Synthesis and purification of 3,5bis(4phenylazophe nylaminodiazo)benzoic acid (BPPABA). To 40 mL of ab solute ethanol containing 1.52 g (0.01 mol) of 3,5diami nobenzoic acid, 10% NaOH solution was added drop wise to dissolve the 3,5diaminobenzoic acid. Then 10 mL aqueous solution containing 1.4 g NaNO2 were dropped in this mixture, and solution cooled below 0°C (solution A). 20 mL of hydrochloric acid and 5 mL of wa ЖУРНАЛ АНАЛИТИЧЕСКОЙ ХИМИИ
MENG et al.
NH N N
N N NH
Fig. 1.The structure of BPPABA.
General procedures. Column procedure. We have syn thesized the polyCd(II)DAABVP based on the previ ous work . The stopcock of the glass column (100 mm in length and 10 mm in diameter) was covered with a fritted glass disc. A small amount of glass wool was placed on the disc to prevent any loss of the resin beads during sample loading. 500 mg of polyCd(II) DAABVP were slurred in water and then poured into the column. The sorbent was treated successively with 4.0 M HCl and water. The column was preconditioned by pass ing a blank solution and then a solution containing 10 μg of Cd(II) in a volume of 100 mL at a flow rate of 0.5 mL/min (controlled by a peristaltic pump) after ad justing pH 5. The column was washed with 15 mL of DDI water, and Cd(II) was eluted with 0.2 M HCl and 2 mL of DDI water and then determined by FAAS. Procedure for the determination of cadmium (proce dure A). No more than 10 μg of cadmium was trans ferred into a 25 mL calibrated flask. 1.5 mL of 3.0% Triton X100, 3.0 mL of Na2B4O7–NaOH buffer solu tion (pH 10.5) and 1.5 mL of 0.2 g/L BPPABA DMF so lution were added successively. The solution was diluted to the mark with water, mixed well and left for 5 min. The absorbance at 480 nm was measured in a 1 cm cell against a reagent blank. 2 0.7
0.5 0.4 0.3 0.2 0.1 0 350
450 500 Wavelength (nm)
Fig. 2. Spectra of BPPABA against water at different pH values. 1 – pH 7, 5 mL of Na2HPO4/NaH2PO4; 2 – pH 10.5, 5 mL of Na2B4O7–NaOH buffer solution; 3 – pH 11, 5 mL of 0.001 M NaOH. Other conditions: 1.5 mL of 3.0% Tritonx100 and 1.5 mL of 0.2 g/L BPPABA in DMF; total volume of the solution 25 mL.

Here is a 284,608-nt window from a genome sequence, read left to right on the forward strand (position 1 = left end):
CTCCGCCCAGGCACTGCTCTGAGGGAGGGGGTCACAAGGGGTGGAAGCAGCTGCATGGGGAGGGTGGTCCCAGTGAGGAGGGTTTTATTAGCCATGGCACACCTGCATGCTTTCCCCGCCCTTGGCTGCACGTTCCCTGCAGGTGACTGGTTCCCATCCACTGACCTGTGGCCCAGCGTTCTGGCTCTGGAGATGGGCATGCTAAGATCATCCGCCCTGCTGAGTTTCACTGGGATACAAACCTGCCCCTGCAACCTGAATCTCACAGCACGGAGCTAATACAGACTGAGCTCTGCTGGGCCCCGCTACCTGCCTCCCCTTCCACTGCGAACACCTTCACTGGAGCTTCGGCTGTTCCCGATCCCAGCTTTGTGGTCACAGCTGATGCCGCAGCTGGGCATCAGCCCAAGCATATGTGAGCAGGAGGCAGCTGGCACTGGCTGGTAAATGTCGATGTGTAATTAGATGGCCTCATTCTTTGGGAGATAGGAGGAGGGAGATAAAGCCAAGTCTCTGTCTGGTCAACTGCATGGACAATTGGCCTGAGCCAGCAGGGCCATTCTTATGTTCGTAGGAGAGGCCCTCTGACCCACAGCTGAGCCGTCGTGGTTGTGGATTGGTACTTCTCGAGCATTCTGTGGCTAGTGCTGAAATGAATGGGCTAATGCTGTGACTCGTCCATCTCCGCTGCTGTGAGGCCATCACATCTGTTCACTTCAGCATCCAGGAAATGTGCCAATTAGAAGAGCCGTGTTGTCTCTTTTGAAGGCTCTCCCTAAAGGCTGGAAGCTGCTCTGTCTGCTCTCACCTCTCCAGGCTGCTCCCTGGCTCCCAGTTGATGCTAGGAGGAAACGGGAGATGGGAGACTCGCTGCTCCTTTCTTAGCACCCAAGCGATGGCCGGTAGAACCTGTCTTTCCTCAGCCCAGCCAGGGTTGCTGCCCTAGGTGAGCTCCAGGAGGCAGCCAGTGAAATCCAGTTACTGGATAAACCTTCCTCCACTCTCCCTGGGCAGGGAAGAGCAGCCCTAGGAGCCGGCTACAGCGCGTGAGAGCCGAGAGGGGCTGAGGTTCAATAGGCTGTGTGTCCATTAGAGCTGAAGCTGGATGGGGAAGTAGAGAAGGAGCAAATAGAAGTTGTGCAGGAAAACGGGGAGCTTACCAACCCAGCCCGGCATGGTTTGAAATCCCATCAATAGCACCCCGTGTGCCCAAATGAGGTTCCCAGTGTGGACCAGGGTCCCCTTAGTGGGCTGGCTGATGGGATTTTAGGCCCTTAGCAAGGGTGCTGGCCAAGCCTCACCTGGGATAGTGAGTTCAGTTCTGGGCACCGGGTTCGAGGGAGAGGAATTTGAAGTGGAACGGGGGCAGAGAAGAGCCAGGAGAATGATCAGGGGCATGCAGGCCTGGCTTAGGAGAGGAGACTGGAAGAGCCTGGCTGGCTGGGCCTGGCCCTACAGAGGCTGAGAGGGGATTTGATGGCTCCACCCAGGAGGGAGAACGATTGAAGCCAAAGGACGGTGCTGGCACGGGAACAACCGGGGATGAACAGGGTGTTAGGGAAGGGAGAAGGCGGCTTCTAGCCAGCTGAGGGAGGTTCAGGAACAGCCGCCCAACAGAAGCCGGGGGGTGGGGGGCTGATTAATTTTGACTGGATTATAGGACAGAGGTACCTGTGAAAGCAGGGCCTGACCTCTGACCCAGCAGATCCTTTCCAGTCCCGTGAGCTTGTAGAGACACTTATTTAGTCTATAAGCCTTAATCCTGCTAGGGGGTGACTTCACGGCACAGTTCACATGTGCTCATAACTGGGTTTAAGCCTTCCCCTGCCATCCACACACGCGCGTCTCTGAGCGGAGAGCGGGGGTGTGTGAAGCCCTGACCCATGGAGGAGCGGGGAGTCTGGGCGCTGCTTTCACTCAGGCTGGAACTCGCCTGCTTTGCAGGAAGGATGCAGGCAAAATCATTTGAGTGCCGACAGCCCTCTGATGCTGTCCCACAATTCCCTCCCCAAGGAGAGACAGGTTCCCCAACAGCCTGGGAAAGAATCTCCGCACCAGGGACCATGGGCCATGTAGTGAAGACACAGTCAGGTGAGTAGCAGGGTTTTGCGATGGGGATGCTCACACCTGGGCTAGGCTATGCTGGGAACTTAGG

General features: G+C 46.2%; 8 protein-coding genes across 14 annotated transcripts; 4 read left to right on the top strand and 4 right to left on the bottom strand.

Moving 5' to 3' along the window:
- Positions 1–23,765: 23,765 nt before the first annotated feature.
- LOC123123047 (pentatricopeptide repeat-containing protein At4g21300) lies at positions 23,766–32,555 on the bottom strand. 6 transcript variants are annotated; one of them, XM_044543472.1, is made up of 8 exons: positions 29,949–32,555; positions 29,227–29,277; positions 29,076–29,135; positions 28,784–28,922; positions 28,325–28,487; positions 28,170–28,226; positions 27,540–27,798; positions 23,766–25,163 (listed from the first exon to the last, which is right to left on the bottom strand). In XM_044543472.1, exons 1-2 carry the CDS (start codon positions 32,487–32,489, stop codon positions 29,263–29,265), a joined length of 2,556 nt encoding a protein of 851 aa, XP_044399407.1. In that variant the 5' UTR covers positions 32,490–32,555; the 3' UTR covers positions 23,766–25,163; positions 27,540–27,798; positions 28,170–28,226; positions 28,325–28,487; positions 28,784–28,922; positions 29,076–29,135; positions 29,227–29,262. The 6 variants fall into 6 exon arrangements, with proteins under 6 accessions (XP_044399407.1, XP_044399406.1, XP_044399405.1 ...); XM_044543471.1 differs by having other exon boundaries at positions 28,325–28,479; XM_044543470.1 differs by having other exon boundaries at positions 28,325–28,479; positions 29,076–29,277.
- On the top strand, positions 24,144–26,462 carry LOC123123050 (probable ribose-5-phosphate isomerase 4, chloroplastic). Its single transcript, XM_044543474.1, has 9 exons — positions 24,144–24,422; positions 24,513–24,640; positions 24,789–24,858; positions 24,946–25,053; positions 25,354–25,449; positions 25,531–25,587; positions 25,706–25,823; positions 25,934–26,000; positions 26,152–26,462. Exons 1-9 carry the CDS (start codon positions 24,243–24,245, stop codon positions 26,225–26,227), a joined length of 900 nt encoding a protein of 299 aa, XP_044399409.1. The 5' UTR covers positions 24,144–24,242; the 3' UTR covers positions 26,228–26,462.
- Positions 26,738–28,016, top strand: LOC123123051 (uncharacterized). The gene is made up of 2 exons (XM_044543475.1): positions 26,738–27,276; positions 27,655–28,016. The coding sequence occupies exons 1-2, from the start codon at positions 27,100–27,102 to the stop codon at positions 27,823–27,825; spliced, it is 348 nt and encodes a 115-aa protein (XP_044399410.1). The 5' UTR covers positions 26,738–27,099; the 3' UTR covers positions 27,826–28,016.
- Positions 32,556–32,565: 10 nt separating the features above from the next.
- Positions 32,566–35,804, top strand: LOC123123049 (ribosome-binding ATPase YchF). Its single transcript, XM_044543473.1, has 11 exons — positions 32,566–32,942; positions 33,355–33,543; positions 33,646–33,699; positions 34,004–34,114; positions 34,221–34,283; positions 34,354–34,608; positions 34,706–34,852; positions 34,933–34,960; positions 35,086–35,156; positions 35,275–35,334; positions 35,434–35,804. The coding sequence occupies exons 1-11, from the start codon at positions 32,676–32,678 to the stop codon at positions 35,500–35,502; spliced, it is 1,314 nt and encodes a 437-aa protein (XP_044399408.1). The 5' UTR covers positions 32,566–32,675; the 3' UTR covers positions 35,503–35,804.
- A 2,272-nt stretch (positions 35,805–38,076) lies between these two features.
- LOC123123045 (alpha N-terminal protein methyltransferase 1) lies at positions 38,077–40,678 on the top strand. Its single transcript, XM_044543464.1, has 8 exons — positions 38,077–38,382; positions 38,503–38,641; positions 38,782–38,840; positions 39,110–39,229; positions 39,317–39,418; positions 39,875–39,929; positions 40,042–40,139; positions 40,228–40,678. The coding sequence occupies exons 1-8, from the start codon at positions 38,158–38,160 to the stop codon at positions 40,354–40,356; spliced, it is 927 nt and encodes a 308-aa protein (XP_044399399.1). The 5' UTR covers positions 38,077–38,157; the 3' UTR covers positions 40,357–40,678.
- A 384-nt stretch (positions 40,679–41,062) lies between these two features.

Procedure for the determination of cadmium in vegeta bles (Procedure B). The vegetables were washed with wa ter, dried in a forceddraft oven at 70°C to constant mass and ground to a fine powder. A suitable weight was weight (2.0 g of dry material) was placed into a 100 mL claisen distilling flask, and 15 mL of HNO3 were added, the flask was put into microwave oven and digested for 10 min at 50% power and for 15 min at 100% power. Then the flask was taken out and cooled to room temperature before an other 15 mL HNO3 and 2 mL H2O2 were added and the flask was left to stand for 20 min. Then it was placed in the microwave oven and irradiated for 30 min at 100% power, taken out and cooled to room temperature. Finally 2 mL HNO3 were added and the flask and was left to stand for 15 min. The solution was neutralized to pH 4⎯5 with sol id Na2CO3 to obtain the sample solution. The sample solution was passed through the column packed with polyCd(II)DAABVP (slurred in water be fore) at a flow rate of 0.5 mL/min (controlled by a peristal tic pump) after adjusting pH 5.0. The column was washed with 15 mL water and eluted with 5 mL of 0.2 M HCl and 2 mL water. The solution was transferred into a 25 mL cal ibrated flask and further treated as in procedure A. RESULTS AND DISCUSSION Physicochemical properties of BPPABA. BPPABA, an orange yellow solid, is easily soluble in ethanol and ac etone and slightly soluble in water. The spectra of BPPABA at different acidities are shown in Fig. 2. It can be seen that BPPABA is yellowish in weak alkaline medi um (pH value between 7.0 and 10.5) with one absorption peak at 440 nm, and becomes purple in an alkaline medi um (pH > 10.5), the maximum absorption wavelength shifting to 525 nm. Absorption spectra. Under the experimental condi tions, the absorption spectra of BPPABA and the Cd(II) BPPABA complex were scanned (Fig. 3). The absorption maximum of BPPABA was at 440 nm, whereas the Cd(II)BPPABA complex gave an absorption peak at 530 nm. The contrast of the two peaks was 90 nm, which could be easily distinguished. Therefore, the 530 nm was chosen as the determination wavelength. Effects of medium and acidity. The effect of pH of the buffer solution on the Cd(II)BPPABA complex forma tion was tested as shown in Fig. 4. It was found that the absorption of the Cd(II)BPPABA complex was optimal in a Na2B4O7–NaOH buffer solution (pH 9.0–11.5). Considering both selectivity and rate of the reaction, the